Please understand that the information discussed in this Memorandum is general in nature and is not intended to be legal advice. It is intended to assist owners and managers in understanding this issue area, but it may not apply to the specific fact circumstances or business situations of all owners and managers. You may need to consult applicable state and local laws. For specific legal advice, consult your attorney. Because this Memorandum discusses potential legal strategies, please do not distribute it outside of your organization.
The Federal Communications Commission (FCC) has given apartment residents the right to install a satellite dish of one meter or less in diameter (or a traditional stick-type antenna) providing that the dish (which hereinafter includes both dish and stick-type) is mounted within the confines of the leased premises (FCC 98-273, issued November 20, 1998). This reception device can be used both to send and to receive signals.
The resident has a right to install a dish to receive a signal, but the resident does not have an absolute right to receive a signal. Practically speaking, because satellites are located in the sky above the southern hemisphere, the FCC Order will usually pertain only to residents who have a balcony or patio that faces south.
The FCC has specifically ruled that its Order does not pertain to common areas. A resident does not have a right to mount a dish on common area ground. Thus, a resident may not mount a dish on an outside wall, a common stairwell, the roof or eaves, or outside the windowsill. Also, a resident on the south side of the building cannot feed a cable to another resident who otherwise cannot get a signal.
A property owner may reasonably restrict a resident from mounting a dish in an unsafe manner such as on an overly elongated vertical pole or an extension device that hangs out over a balcony.
A property owner may prohibit the drilling of any holes through an outside wall, window, or fire wall that enable the resident to then hook up to the inside television. The resident will have to use a cable that goes under a sliding door or something similar. A dish may be clamped to a balcony railing, but the drilling of holes can be prohibited.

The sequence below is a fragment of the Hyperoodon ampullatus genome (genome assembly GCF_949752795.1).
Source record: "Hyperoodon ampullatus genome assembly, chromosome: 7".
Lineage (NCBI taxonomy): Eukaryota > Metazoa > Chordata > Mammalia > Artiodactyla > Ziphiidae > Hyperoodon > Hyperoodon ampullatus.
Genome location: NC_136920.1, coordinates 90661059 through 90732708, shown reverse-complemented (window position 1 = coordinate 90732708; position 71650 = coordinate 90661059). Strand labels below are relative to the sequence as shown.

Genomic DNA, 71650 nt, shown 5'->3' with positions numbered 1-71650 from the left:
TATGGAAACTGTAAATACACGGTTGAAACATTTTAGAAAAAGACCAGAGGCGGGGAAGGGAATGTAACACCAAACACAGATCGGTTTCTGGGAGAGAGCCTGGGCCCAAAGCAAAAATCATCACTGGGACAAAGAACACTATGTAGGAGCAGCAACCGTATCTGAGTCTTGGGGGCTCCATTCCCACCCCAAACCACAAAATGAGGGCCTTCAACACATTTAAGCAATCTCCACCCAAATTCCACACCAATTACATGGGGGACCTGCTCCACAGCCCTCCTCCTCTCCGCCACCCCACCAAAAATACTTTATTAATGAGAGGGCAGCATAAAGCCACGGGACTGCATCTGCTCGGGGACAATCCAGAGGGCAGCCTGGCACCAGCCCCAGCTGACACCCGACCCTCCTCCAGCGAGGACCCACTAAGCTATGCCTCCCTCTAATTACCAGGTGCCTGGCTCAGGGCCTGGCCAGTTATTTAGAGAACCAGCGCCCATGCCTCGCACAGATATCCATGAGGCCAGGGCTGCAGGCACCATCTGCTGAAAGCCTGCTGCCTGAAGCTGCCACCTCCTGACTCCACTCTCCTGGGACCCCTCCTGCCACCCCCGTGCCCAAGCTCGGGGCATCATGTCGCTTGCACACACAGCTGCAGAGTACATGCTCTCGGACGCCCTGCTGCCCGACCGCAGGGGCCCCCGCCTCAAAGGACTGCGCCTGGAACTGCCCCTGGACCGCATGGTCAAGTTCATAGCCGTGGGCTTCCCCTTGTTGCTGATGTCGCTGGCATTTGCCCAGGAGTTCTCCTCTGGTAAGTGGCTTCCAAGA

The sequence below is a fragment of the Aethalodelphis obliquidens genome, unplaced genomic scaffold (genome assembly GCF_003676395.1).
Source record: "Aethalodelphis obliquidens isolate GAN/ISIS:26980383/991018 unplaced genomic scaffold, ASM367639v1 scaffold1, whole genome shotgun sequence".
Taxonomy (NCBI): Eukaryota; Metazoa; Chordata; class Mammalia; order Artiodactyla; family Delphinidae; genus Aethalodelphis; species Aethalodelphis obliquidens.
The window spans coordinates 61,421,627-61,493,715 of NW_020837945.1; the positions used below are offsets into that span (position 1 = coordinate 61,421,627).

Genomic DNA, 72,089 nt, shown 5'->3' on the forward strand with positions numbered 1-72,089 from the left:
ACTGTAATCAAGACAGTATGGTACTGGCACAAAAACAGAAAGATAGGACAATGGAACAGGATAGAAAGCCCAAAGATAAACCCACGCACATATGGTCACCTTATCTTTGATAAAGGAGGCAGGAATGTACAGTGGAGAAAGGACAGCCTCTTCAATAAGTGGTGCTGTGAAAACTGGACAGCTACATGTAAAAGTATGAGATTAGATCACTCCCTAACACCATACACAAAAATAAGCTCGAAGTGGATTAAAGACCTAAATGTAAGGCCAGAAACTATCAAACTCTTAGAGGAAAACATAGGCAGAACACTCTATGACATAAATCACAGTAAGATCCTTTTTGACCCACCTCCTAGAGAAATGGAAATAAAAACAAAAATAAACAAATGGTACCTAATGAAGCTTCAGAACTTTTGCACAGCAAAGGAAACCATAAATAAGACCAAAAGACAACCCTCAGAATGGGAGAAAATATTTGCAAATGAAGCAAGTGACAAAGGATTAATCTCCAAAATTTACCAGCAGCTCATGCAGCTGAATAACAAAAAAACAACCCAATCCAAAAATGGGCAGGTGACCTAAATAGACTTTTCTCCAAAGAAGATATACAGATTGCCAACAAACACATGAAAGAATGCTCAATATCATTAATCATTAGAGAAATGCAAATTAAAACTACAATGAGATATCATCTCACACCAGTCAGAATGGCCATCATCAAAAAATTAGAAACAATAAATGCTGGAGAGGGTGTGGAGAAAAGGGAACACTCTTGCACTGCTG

While a resident may install as many dishes as he/she wishes within the leased premise space, the property owner may require that the dishes not be obtrusive (so long as a signal can be received). Similarly, the property owner may require that the dish be painted a color that meshes with the building’s exterior color or be masked so long as the signal is not impaired.
It is not unreasonable to require a separate refundable security/damage deposit of $100 (perhaps up to $400) because drilling through fire walls can result in very costly damage.
Property owners might want to request that a resident obtain some kind of liability insurance to cover the result of a falling dish if the property owner is not otherwise covered through its blanket property policy. Such a request must be reasonable. Do not request insurance for this if you are covered or already allow other potentially dangerous objects such as flower pots to be placed on balconies.
An apartment community owner does not have the right to require installation by a professional, and the apartment owner does not have the right to approve an installation plan in advance. However, we do encourage apartment owners to educate residents on safe and secure installations and each installation should be inspected after-the-fact (and remedial action taken/demanded if necessary) to enforce safety concerns.
Centralized Dish Systems
An apartment community may prohibit individual dishes under certain circumstances when the community provides programming to residents through a central dish system. Individual dishes may be prohibited if: (1) the centralized dish provides residents with the programming they want; (2) the cost for use of the centralized dish is not greater than the cost of an individual dish (for comparison purposes, the cost of an individual dish should include the monthly cost of programming, the amortized cost of the dish plus installation, and possibly some amortization of the amount of the damage deposit); and (3) the resident does not need/want a dish to transmit in addition to receiving.
Full DocumentFCC Satellite Rules
- San Francisco Files Appeal of FCC Preemption of Wire-Sharing Rule
- FCC Preempts San Francisco’s Article 52 and Seeks Input on MDU Triple Play Agreements, DAS Arrangements, and Rooftop Leases
- NMHC's Kevin Donnelly Appointed to FCC Working Group
- The FCC’s Confusing Attempt to Change a San Francisco Law
- FCC Issues Proposed Rule on Broadband in Multifamily